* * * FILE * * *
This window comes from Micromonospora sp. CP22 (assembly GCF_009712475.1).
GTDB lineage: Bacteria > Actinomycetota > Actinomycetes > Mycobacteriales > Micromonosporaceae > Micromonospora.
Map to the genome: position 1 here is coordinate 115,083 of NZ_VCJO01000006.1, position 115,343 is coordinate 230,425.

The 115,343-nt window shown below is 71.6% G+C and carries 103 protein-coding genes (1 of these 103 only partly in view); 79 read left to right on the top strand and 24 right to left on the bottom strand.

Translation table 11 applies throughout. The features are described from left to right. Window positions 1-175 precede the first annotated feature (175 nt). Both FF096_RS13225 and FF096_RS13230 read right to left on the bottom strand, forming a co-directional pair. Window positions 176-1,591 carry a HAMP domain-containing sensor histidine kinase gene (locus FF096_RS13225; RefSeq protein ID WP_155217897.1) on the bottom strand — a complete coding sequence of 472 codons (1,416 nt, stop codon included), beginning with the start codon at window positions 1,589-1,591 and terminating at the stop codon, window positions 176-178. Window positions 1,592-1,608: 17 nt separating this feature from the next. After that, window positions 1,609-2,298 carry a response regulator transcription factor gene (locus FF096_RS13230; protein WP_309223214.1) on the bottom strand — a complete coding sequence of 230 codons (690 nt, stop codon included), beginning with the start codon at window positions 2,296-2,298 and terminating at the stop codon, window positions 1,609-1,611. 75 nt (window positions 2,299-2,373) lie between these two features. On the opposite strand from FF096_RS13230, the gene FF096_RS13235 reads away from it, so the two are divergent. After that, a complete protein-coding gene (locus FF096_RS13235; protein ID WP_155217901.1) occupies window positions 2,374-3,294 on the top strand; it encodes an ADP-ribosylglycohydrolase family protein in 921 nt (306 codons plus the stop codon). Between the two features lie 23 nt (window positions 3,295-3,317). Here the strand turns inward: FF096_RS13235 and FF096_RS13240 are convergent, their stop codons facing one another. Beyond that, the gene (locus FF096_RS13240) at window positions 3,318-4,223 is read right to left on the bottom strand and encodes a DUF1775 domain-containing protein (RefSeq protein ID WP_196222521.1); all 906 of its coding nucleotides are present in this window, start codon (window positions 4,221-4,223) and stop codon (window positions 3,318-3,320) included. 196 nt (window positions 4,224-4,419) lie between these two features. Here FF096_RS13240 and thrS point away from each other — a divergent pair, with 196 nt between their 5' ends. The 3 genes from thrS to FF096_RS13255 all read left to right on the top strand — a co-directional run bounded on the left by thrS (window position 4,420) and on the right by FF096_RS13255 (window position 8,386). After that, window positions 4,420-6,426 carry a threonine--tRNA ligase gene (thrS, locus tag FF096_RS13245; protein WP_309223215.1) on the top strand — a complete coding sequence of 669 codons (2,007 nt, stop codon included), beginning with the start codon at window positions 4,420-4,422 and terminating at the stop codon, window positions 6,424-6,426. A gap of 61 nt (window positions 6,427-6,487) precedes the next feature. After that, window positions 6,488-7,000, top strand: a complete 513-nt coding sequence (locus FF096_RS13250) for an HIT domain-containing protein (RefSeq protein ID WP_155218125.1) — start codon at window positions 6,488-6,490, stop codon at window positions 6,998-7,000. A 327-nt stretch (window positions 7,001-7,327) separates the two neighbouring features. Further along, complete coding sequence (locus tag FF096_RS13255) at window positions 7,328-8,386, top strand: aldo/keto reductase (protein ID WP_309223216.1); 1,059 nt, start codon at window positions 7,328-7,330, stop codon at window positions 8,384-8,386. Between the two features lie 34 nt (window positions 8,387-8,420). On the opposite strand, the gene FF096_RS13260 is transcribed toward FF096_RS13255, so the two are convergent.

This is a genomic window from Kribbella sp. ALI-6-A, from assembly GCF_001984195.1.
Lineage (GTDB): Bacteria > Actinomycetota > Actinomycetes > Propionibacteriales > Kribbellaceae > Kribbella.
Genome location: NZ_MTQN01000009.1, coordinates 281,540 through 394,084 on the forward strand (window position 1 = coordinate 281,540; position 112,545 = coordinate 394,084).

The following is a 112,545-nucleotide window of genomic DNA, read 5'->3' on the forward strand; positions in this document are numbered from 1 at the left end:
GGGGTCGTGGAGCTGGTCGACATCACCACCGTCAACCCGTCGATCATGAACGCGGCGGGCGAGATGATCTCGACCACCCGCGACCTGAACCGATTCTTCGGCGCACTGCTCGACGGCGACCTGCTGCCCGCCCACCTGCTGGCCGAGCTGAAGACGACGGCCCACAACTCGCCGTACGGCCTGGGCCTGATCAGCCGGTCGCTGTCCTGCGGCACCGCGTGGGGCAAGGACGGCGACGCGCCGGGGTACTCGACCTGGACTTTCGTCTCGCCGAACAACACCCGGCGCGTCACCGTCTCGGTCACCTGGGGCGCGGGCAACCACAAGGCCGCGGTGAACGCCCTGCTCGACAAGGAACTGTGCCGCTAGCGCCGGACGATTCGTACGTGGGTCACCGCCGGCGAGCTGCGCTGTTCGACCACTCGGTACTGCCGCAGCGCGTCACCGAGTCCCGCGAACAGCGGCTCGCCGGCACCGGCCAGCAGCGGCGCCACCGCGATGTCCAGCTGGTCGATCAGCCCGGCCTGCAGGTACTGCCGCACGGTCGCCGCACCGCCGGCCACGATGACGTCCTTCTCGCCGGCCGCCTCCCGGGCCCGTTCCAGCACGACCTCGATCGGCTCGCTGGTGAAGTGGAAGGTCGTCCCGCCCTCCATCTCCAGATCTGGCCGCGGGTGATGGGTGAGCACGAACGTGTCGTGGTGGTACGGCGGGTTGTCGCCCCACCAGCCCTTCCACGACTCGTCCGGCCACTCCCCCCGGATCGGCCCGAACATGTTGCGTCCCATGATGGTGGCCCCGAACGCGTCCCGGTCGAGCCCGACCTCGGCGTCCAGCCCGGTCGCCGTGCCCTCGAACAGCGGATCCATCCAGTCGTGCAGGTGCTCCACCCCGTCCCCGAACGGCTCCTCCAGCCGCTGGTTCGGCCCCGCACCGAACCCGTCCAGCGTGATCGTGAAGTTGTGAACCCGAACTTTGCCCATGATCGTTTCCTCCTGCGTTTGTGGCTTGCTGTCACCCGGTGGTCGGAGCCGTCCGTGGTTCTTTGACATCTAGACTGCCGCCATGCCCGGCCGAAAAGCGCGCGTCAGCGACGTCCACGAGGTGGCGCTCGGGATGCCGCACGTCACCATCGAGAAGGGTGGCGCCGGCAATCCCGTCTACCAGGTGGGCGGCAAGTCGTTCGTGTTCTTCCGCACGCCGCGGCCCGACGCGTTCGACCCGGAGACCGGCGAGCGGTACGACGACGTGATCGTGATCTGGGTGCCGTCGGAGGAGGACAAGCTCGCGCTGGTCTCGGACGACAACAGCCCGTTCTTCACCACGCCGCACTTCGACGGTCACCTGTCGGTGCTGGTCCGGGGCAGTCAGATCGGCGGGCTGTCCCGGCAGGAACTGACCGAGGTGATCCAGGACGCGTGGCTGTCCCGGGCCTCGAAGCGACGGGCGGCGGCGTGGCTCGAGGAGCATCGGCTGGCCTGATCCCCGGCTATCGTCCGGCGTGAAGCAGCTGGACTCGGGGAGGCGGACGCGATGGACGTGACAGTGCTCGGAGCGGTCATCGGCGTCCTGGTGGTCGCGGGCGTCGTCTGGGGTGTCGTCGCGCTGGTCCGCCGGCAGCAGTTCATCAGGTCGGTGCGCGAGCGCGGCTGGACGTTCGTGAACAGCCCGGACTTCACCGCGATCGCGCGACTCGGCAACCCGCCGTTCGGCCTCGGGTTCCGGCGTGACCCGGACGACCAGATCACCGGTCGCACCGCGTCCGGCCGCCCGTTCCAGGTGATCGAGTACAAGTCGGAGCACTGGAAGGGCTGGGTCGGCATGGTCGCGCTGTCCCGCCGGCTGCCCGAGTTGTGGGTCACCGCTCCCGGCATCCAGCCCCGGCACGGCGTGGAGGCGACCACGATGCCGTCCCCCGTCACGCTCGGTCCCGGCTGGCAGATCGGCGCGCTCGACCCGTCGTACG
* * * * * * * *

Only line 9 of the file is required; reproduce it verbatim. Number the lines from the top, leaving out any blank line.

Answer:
The following is a 112,545-nucleotide window of genomic DNA, read 5'->3' on the forward strand; positions in this document are numbered from 1 at the left end: